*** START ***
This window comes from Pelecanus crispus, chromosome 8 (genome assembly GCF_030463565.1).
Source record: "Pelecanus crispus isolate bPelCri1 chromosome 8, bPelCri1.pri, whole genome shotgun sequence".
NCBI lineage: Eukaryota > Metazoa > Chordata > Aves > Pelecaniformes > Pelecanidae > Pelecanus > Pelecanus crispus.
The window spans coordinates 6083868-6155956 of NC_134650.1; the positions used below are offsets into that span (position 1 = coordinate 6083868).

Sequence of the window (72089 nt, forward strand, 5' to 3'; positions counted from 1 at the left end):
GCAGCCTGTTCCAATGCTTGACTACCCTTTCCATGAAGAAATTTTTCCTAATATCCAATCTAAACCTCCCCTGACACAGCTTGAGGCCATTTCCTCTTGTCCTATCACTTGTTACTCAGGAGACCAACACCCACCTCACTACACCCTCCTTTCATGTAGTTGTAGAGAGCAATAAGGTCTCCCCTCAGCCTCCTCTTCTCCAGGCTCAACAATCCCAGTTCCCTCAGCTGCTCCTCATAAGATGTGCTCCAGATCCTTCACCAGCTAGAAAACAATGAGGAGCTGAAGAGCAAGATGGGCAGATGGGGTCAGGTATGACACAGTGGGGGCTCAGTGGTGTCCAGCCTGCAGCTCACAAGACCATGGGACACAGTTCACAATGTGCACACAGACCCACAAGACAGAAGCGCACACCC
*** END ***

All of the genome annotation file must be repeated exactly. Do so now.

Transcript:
This window comes from Pelecanus crispus, chromosome 8 (genome assembly GCF_030463565.1).
Source record: "Pelecanus crispus isolate bPelCri1 chromosome 8, bPelCri1.pri, whole genome shotgun sequence".
NCBI lineage: Eukaryota > Metazoa > Chordata > Aves > Pelecaniformes > Pelecanidae > Pelecanus > Pelecanus crispus.
The window spans coordinates 6083868-6155956 of NC_134650.1; the positions used below are offsets into that span (position 1 = coordinate 6083868).

Sequence of the window (72089 nt, forward strand, 5' to 3'; positions counted from 1 at the left end):
GCAGCCTGTTCCAATGCTTGACTACCCTTTCCATGAAGAAATTTTTCCTAATATCCAATCTAAACCTCCCCTGACACAGCTTGAGGCCATTTCCTCTTGTCCTATCACTTGTTACTCAGGAGACCAACACCCACCTCACTACACCCTCCTTTCATGTAGTTGTAGAGAGCAATAAGGTCTCCCCTCAGCCTCCTCTTCTCCAGGCTCAACAATCCCAGTTCCCTCAGCTGCTCCTCATAAGATGTGCTCCAGATCCTTCACCAGCTAGAAAACAATGAGGAGCTGAAGAGCAAGATGGGCAGATGGGGTCAGGTATGACACAGTGGGGGCTCAGTGGTGTCCAGCCTGCAGCTCACAAGACCATGGGACACAGTTCACAATGTGCACACAGACCCACAAGACAGAAGCGCACACCC